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Mosquitoes & Disease
As summer heats up, you may find yourself swatting that occasional seasonal annoyance, the mosquito. For most people, the bite is just a temporary irritation; but for some, it can be life-changing – even life-threatening.
Mosquitoes, ticks and fleas can spread diseases like Zika and West Nile virus, and some lesser-known ones like dengue fever and murine typhus. Texas’ warm climate makes the state a hotbed for these diseases spread by those insect “vectors.”
“Texas is probably the most vulnerable state in the union to these diseases,” said Peter J. Hotez, MD, head of the National School of Tropical Medicine at the Baylor College of Medicine in Houston.
Despite disease surveillance by the Texas Department of State Health Services (DSHS), the June issue of Texas Medicine magazine reports vector-borne illnesses are underreported. Complicating that is the difficulty in diagnosing some of the diseases, which can look like other illnesses.
Zika is a good example: The virus’ symptoms often look like the flu – fever, joint pain and rash. And tests for the disease aren’t always accurate or easy to interpret.
To even be tested, patients must first feel sick enough to visit their physician, said Dr. Hotez. The physician then must recognize the symptoms could indicate a tropical disease and arrange appropriate tests, which can be more complex than a simple lab test. “It requires all three stars to align before you can diagnose somebody,” said Dr. Hotez.
A study released by the Centers for Disease Control and Prevention in May found the number or people in the United States who experienced insect-borne diseases tripled to 96,000 between 2004 and 2016. In addition, nine new vector diseases were discovered or introduced during that time.
Regulatory and commercial roadblocks have sidelined vaccines that could help prevent the diseases. Texas’ best short-term defense, say the experts, is better disease surveillance, mosquito control and education.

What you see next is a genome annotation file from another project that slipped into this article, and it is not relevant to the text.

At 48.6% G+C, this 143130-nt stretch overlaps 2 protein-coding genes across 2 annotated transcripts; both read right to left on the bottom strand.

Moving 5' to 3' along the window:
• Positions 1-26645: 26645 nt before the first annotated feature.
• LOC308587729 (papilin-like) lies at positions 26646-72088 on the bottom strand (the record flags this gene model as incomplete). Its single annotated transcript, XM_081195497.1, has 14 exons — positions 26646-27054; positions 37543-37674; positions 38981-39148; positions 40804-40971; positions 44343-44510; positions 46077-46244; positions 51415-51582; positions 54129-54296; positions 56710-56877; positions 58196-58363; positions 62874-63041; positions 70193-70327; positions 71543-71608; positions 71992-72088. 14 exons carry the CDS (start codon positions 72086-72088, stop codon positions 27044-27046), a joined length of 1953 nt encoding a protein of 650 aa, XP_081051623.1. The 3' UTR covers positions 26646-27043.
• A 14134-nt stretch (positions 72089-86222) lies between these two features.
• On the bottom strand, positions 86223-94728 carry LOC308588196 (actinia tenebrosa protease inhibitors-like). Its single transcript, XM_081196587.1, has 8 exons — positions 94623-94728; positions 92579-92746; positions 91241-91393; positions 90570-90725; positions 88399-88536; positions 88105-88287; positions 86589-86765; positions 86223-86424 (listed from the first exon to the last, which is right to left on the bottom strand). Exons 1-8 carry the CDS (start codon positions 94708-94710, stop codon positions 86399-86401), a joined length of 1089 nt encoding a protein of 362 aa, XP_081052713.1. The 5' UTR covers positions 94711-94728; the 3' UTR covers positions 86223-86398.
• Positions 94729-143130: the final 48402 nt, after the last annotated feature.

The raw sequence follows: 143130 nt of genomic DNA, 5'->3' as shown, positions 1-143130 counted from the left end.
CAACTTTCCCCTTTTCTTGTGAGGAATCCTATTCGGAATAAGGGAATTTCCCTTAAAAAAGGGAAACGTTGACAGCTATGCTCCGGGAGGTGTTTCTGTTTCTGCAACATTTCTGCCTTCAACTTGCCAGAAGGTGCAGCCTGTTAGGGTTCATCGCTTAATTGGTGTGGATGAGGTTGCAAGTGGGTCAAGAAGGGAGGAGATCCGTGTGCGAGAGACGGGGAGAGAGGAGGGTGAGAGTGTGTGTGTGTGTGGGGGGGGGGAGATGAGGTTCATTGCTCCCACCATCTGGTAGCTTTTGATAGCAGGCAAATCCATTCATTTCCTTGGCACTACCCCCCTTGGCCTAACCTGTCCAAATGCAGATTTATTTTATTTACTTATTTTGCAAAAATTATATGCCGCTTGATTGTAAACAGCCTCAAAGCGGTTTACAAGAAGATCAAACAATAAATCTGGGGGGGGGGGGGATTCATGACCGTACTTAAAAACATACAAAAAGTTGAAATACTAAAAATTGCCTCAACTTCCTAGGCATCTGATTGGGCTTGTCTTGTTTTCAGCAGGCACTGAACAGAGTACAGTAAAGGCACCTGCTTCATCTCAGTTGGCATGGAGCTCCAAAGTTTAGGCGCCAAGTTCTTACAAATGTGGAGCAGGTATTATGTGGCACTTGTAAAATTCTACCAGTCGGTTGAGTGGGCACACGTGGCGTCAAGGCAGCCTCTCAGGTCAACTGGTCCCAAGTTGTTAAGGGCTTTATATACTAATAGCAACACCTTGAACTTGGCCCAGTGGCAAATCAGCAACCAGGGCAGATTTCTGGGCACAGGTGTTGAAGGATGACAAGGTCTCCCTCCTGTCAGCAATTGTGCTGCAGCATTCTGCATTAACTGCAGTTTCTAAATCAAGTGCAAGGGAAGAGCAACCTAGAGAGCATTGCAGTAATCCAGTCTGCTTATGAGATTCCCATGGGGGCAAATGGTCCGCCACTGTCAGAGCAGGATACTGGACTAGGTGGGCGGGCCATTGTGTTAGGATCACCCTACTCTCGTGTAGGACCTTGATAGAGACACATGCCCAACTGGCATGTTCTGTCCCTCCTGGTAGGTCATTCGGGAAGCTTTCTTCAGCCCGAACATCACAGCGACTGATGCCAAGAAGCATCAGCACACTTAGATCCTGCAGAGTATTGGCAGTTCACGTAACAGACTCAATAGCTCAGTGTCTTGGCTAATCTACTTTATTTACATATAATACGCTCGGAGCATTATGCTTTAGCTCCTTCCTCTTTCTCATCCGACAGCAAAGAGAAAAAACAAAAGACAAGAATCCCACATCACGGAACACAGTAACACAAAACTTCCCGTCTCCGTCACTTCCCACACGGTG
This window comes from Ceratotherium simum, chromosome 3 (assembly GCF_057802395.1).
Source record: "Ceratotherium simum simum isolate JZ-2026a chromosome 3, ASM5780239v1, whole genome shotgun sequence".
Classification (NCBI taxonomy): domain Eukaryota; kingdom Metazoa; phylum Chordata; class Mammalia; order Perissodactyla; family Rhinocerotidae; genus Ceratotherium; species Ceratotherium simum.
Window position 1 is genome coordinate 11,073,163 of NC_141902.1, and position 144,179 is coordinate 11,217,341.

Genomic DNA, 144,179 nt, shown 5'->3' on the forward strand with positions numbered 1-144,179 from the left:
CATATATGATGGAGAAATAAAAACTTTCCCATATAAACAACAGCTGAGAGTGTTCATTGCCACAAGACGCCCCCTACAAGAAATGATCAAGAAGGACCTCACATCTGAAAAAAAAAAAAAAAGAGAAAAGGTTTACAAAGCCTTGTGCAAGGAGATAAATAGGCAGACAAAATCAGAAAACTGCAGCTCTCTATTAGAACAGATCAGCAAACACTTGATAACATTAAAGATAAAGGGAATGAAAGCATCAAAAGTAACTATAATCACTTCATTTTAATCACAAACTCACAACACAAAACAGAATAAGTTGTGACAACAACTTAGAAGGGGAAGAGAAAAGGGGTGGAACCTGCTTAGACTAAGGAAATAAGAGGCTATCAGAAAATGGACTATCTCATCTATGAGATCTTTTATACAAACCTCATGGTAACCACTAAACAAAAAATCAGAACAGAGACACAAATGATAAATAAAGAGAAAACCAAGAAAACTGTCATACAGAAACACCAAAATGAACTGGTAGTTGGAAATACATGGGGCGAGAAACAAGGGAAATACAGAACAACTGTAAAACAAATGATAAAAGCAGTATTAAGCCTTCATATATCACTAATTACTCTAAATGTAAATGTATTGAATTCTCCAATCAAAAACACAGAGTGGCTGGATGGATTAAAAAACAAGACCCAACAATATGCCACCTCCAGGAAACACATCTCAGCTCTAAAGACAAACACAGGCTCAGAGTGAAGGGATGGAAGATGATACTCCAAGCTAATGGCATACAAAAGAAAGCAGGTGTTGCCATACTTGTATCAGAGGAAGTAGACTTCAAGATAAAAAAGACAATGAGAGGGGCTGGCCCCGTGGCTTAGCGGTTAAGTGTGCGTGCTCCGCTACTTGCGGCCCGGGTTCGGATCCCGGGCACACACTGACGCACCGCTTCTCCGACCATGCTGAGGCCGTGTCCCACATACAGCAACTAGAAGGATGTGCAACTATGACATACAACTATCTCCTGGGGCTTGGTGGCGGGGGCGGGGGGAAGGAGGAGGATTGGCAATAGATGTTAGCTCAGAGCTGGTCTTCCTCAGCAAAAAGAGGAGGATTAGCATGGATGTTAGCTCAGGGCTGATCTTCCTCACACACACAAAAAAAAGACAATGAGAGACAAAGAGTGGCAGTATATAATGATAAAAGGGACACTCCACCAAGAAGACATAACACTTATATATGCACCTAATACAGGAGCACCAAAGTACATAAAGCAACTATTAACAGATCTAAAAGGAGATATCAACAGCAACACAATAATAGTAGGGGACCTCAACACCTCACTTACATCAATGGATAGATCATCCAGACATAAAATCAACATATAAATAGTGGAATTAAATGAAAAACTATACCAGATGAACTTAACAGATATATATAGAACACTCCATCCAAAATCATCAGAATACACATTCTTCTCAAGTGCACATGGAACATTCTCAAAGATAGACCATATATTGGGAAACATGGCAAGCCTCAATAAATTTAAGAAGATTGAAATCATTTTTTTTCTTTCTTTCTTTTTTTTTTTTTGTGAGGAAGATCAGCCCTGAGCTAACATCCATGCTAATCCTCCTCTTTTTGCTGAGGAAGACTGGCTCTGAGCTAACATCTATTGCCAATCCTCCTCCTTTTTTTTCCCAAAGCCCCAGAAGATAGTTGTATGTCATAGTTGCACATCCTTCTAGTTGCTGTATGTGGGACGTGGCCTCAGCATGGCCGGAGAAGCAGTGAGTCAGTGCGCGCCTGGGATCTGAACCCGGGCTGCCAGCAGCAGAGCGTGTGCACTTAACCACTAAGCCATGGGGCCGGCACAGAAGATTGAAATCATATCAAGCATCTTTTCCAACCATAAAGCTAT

House Bill 3576, passed by the 2017 Texas Legislature, calls for DSHS to track, study, and prevent the spread of Zika and some other communicable diseases. DSHS now tests pregnant women in nine Texas counties along the U.S.-Mexico border where Zika is most likely to spread. DSHS and the local health departments follow up on positive results.
Mosquito control is erratic because some Texas communities don’t have the resources to support it.
Better physician and public education is needed. Many doctors don’t have a lot of firsthand experience with vector-borne diseases, said Scott Weaver, PhD, principal investigator for the Western Gulf Center of Excellence for Vector-Borne Diseases at The University of Texas Medical Branch at Galveston. Knowing which ones are common in their area and advising patients about those diseases can help, he said.
“Physicians in Corpus Christi know murine typhus in their sleep,” said Jane Siegel, MD, a Corpus Christi pediatric infectious disease specialist and chair of TMA’s Committee on Infectious Diseases. “People who haven’t seen it a lot have to ask for information about it.”
She says physicians need to routinely ask patients about their travel in and out of the country, and consider the potential for seeing vector-borne illnesses in their patients.
“When we’re in the height of an outbreak, like Zika in Dallas, we (physicians) tend to ask about it. But then we tend to relax. Somehow it needs to be standardized and incorporated into our practice,” Dr. Seigel said.
TMA is the largest state medical society in the nation, representing more than 51,000 physician and medical student members. It is located in Austin and has 110 component county medical societies around the state. TMA’s key objective since 1853 is to improve the health of all Texans.